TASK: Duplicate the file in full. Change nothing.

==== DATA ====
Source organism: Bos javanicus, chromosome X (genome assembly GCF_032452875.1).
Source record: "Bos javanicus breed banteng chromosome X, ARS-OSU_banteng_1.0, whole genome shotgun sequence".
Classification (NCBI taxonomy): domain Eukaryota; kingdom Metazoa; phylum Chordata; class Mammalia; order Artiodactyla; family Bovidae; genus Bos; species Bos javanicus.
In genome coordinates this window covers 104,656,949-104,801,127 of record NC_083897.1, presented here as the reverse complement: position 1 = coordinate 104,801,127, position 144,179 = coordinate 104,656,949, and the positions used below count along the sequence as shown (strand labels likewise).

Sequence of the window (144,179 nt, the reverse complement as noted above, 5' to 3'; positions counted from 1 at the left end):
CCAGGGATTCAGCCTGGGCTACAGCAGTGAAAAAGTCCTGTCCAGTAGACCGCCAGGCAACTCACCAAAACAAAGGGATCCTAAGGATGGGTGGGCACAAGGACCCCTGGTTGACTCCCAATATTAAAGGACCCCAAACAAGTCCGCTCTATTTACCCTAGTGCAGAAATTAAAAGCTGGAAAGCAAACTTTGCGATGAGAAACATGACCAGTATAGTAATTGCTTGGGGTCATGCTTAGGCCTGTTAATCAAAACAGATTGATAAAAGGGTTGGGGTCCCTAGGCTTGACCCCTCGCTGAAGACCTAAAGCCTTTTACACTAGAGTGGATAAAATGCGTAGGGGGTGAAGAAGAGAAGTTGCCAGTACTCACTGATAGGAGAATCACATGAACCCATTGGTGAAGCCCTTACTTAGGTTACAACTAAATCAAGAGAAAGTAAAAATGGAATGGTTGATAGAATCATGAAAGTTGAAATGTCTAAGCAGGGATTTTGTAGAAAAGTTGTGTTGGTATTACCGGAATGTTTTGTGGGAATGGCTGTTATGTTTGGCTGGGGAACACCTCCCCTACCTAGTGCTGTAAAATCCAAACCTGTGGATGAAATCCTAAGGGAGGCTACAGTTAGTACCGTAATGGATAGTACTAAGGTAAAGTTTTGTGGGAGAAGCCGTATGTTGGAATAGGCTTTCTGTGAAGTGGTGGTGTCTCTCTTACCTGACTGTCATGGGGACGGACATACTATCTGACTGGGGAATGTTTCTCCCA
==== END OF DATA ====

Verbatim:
Source organism: Bos javanicus, chromosome X (genome assembly GCF_032452875.1).
Source record: "Bos javanicus breed banteng chromosome X, ARS-OSU_banteng_1.0, whole genome shotgun sequence".
Classification (NCBI taxonomy): domain Eukaryota; kingdom Metazoa; phylum Chordata; class Mammalia; order Artiodactyla; family Bovidae; genus Bos; species Bos javanicus.
In genome coordinates this window covers 104,656,949-104,801,127 of record NC_083897.1, presented here as the reverse complement: position 1 = coordinate 104,801,127, position 144,179 = coordinate 104,656,949, and the positions used below count along the sequence as shown (strand labels likewise).

Sequence of the window (144,179 nt, the reverse complement as noted above, 5' to 3'; positions counted from 1 at the left end):
CCAGGGATTCAGCCTGGGCTACAGCAGTGAAAAAGTCCTGTCCAGTAGACCGCCAGGCAACTCACCAAAACAAAGGGATCCTAAGGATGGGTGGGCACAAGGACCCCTGGTTGACTCCCAATATTAAAGGACCCCAAACAAGTCCGCTCTATTTACCCTAGTGCAGAAATTAAAAGCTGGAAAGCAAACTTTGCGATGAGAAACATGACCAGTATAGTAATTGCTTGGGGTCATGCTTAGGCCTGTTAATCAAAACAGATTGATAAAAGGGTTGGGGTCCCTAGGCTTGACCCCTCGCTGAAGACCTAAAGCCTTTTACACTAGAGTGGATAAAATGCGTAGGGGGTGAAGAAGAGAAGTTGCCAGTACTCACTGATAGGAGAATCACATGAACCCATTGGTGAAGCCCTTACTTAGGTTACAACTAAATCAAGAGAAAGTAAAAATGGAATGGTTGATAGAATCATGAAAGTTGAAATGTCTAAGCAGGGATTTTGTAGAAAAGTTGTGTTGGTATTACCGGAATGTTTTGTGGGAATGGCTGTTATGTTTGGCTGGGGAACACCTCCCCTACCTAGTGCTGTAAAATCCAAACCTGTGGATGAAATCCTAAGGGAGGCTACAGTTAGTACCGTAATGGATAGTACTAAGGTAAAGTTTTGTGGGAGAAGCCGTATGTTGGAATAGGCTTTCTGTGAAGTGGTGGTGTCTCTCTTACCTGACTGTCATGGGGACGGACATACTATCTGACTGGGGAATGTTTCTCCCA